Sex Disparities in Atrial Fibrillation as a Predictor of Poor Discharge Disposition After Ischemic Stroke Hospitalization: The Florida-Puerto Rico Collaboration to Reduce Stroke Disparities (FL-PR CReSD) Study

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Stroke, Health services research, Acute stroke care, Risk factors, Atrial fibrillation


Background: It is unknown whether atrial fibrillation (AF) is responsible for increased morbidity and disability seen in women with ischemic stroke. We sought to determine whether patients with ischemic stroke and AF had poorer outcomes than ischemic stroke patients without AF and whether this effect is more pronounced among women.

Methods: We analyzed data from the FL-PR CReSD Study, a large quality improvement registry of Florida (N=66) and Puerto Rico (N=9) hospitals based on the Get With The Guidelines-Stroke (GWTG-S) program. Discharge disposition was utilized as a surrogate marker for morbidity and disability, with discharge to home or rehabilitation in comparison to other discharge dispositions (skilled nursing facility, hospice or died). Multilevel generalized linear models were used to evaluate AF and sex disparities in discharge disposition adjusted for demographics, risk factors (hypertension, diabetes, heart failure, previous stroke/TIA), and NIHSS and CHADS2 scores.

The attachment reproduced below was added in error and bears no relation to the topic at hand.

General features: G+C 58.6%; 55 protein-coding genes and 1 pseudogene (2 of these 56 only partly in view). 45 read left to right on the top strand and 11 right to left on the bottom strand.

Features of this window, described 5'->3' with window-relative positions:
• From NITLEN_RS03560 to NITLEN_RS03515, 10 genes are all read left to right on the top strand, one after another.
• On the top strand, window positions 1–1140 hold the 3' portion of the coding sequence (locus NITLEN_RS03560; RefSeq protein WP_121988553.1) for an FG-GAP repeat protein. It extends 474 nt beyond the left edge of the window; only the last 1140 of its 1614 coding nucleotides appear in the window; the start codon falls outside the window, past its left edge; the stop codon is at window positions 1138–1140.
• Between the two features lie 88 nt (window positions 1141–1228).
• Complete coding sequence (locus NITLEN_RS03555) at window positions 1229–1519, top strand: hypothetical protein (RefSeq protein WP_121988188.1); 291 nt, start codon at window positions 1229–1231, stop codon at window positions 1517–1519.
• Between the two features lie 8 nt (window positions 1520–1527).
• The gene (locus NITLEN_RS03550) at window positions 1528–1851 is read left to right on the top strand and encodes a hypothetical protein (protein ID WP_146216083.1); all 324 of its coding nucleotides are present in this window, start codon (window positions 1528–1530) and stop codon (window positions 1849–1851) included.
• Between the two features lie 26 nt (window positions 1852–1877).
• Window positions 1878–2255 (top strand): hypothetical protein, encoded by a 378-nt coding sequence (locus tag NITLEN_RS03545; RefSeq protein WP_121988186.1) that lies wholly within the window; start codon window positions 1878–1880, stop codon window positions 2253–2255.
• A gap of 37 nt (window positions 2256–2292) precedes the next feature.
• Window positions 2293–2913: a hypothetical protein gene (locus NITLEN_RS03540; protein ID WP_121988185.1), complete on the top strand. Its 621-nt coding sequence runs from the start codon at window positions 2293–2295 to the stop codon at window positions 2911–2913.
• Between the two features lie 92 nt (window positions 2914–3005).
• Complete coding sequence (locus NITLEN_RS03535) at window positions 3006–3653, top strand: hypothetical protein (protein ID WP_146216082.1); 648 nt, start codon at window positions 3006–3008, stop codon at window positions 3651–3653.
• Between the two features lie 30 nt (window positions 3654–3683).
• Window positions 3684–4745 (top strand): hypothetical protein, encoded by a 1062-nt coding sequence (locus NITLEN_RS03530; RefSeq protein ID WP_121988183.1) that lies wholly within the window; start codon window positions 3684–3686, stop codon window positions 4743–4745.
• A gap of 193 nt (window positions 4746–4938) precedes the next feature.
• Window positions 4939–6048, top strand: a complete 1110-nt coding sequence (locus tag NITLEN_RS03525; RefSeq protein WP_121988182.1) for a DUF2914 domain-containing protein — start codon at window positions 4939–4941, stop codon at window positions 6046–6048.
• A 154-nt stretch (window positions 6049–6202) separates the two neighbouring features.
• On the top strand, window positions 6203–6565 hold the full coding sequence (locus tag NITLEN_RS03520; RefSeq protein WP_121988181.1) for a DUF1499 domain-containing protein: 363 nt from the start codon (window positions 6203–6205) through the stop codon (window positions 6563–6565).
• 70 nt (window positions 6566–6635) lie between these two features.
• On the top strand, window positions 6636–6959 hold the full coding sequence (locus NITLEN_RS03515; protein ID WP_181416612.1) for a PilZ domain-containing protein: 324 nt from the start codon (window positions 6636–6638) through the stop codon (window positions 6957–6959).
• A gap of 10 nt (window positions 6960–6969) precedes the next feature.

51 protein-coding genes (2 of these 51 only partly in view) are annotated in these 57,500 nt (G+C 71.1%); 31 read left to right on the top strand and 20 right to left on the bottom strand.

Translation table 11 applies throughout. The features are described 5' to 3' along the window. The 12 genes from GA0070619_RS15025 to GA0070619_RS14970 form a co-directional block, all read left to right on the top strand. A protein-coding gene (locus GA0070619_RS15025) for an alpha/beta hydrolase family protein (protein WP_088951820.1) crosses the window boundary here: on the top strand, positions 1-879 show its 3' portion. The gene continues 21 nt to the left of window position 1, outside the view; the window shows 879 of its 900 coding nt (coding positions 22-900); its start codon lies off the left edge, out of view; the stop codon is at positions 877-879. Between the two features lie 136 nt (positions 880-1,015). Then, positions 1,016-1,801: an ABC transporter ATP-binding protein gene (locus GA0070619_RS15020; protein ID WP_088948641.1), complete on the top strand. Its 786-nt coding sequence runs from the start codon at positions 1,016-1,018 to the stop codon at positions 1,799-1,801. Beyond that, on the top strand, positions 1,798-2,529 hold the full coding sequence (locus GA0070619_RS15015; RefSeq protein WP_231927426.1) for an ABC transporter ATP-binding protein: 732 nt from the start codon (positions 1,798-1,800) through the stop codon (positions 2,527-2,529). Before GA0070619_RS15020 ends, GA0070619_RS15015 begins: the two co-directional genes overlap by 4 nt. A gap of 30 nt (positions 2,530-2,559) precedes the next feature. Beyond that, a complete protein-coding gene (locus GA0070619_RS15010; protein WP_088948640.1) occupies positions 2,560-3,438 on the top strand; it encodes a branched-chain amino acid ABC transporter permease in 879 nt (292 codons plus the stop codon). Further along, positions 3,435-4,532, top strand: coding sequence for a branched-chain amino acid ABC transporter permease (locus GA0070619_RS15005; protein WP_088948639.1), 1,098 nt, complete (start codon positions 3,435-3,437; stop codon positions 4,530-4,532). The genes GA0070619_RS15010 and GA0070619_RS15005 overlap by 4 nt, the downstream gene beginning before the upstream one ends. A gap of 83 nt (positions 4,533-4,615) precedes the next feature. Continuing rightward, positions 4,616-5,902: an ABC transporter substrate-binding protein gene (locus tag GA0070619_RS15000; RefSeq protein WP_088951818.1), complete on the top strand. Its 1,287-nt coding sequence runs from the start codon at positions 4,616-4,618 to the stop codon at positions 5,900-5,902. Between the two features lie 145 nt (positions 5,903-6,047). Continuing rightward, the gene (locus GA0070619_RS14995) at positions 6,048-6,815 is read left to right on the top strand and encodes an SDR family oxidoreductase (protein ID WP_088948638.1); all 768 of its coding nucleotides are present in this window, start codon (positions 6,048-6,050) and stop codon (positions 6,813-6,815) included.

Results: We examined a total of 55,945 ischemic stroke patients, of whom 11,797 (21%) had AF at discharge. AF patients were older than non-AF patients (79.0±10.9 years vs. 68.7±14.4 years), had higher proportion of women (54% vs. 49%) and more severe strokes (mean NIHSS 10±9 vs. 7±7). Among AF patients, women were older (81±10 vs. 76±11 years) and had greater NIHSS (11±9 vs. 9±8) and CHADS2 scores (3.9±0.9 vs. 3.7±1.0) than men. Overall, AF patients were less likely discharged to home or rehabilitation than those without AF (54% vs. 71%, OR 0.93, 95% CI 0.89-0.98). There was a significant effect modification between AF and discharge disposition by sex. In stratified analyses by sex, AF was associated with less discharged to home or rehabilitation among women (OR 0.85, 95% CI 0.79-0.91), but not among men (OR 1.04, 95% CI 0.96-1.11).

Conclusion: Women with AF were less likely discharged to home or rehabilitation facility after ischemic stroke. Baseline differences in age, stroke severity, risk factors, and comorbidities between men and women had little impact on the poorer outcome and discharge disposition after ischemic stroke in women. Further studies are warranted to identify the causes of sex-specific differences in stroke outcomes for patients with AF.

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Stroke, v. 47, issue suppl. 1, art. ATMP67